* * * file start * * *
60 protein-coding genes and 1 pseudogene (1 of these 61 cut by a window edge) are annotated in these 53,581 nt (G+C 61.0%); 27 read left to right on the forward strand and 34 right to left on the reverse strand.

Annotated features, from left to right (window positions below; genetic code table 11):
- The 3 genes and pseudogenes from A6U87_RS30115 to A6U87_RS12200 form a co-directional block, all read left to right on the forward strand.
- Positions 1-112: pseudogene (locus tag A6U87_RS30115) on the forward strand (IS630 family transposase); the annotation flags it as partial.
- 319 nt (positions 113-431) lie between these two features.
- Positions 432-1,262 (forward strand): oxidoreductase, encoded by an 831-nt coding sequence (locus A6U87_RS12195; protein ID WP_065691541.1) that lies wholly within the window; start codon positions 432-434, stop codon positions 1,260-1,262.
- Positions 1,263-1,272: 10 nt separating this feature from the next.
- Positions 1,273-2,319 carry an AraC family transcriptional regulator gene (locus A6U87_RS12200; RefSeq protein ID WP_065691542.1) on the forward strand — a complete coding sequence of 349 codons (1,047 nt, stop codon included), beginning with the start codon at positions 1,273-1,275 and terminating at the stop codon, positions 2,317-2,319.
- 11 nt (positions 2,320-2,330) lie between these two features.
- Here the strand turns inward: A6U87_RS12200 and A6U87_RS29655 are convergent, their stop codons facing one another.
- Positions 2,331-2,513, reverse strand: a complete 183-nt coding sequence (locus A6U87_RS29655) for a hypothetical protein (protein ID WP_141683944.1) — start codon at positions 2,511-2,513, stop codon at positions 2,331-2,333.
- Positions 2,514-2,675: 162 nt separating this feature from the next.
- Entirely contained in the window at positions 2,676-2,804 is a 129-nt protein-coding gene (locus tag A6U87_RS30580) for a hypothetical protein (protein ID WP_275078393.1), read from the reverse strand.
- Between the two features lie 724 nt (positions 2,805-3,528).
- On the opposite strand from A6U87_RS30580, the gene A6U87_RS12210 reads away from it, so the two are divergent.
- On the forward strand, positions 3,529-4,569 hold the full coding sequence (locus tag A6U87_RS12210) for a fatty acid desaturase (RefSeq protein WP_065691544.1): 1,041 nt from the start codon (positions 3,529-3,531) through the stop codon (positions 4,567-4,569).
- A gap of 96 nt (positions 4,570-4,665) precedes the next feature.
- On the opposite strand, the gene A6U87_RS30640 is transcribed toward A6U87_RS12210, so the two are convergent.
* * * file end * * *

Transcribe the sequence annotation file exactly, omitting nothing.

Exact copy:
60 protein-coding genes and 1 pseudogene (1 of these 61 cut by a window edge) are annotated in these 53,581 nt (G+C 61.0%); 27 read left to right on the forward strand and 34 right to left on the reverse strand.

Annotated features, from left to right (window positions below; genetic code table 11):
- The 3 genes and pseudogenes from A6U87_RS30115 to A6U87_RS12200 form a co-directional block, all read left to right on the forward strand.
- Positions 1-112: pseudogene (locus tag A6U87_RS30115) on the forward strand (IS630 family transposase); the annotation flags it as partial.
- 319 nt (positions 113-431) lie between these two features.
- Positions 432-1,262 (forward strand): oxidoreductase, encoded by an 831-nt coding sequence (locus A6U87_RS12195; protein ID WP_065691541.1) that lies wholly within the window; start codon positions 432-434, stop codon positions 1,260-1,262.
- Positions 1,263-1,272: 10 nt separating this feature from the next.
- Positions 1,273-2,319 carry an AraC family transcriptional regulator gene (locus A6U87_RS12200; RefSeq protein ID WP_065691542.1) on the forward strand — a complete coding sequence of 349 codons (1,047 nt, stop codon included), beginning with the start codon at positions 1,273-1,275 and terminating at the stop codon, positions 2,317-2,319.
- 11 nt (positions 2,320-2,330) lie between these two features.
- Here the strand turns inward: A6U87_RS12200 and A6U87_RS29655 are convergent, their stop codons facing one another.
- Positions 2,331-2,513, reverse strand: a complete 183-nt coding sequence (locus A6U87_RS29655) for a hypothetical protein (protein ID WP_141683944.1) — start codon at positions 2,511-2,513, stop codon at positions 2,331-2,333.
- Positions 2,514-2,675: 162 nt separating this feature from the next.
- Entirely contained in the window at positions 2,676-2,804 is a 129-nt protein-coding gene (locus tag A6U87_RS30580) for a hypothetical protein (protein ID WP_275078393.1), read from the reverse strand.
- Between the two features lie 724 nt (positions 2,805-3,528).
- On the opposite strand from A6U87_RS30580, the gene A6U87_RS12210 reads away from it, so the two are divergent.
- On the forward strand, positions 3,529-4,569 hold the full coding sequence (locus tag A6U87_RS12210) for a fatty acid desaturase (RefSeq protein WP_065691544.1): 1,041 nt from the start codon (positions 3,529-3,531) through the stop codon (positions 4,567-4,569).
- A gap of 96 nt (positions 4,570-4,665) precedes the next feature.
- On the opposite strand, the gene A6U87_RS30640 is transcribed toward A6U87_RS12210, so the two are convergent.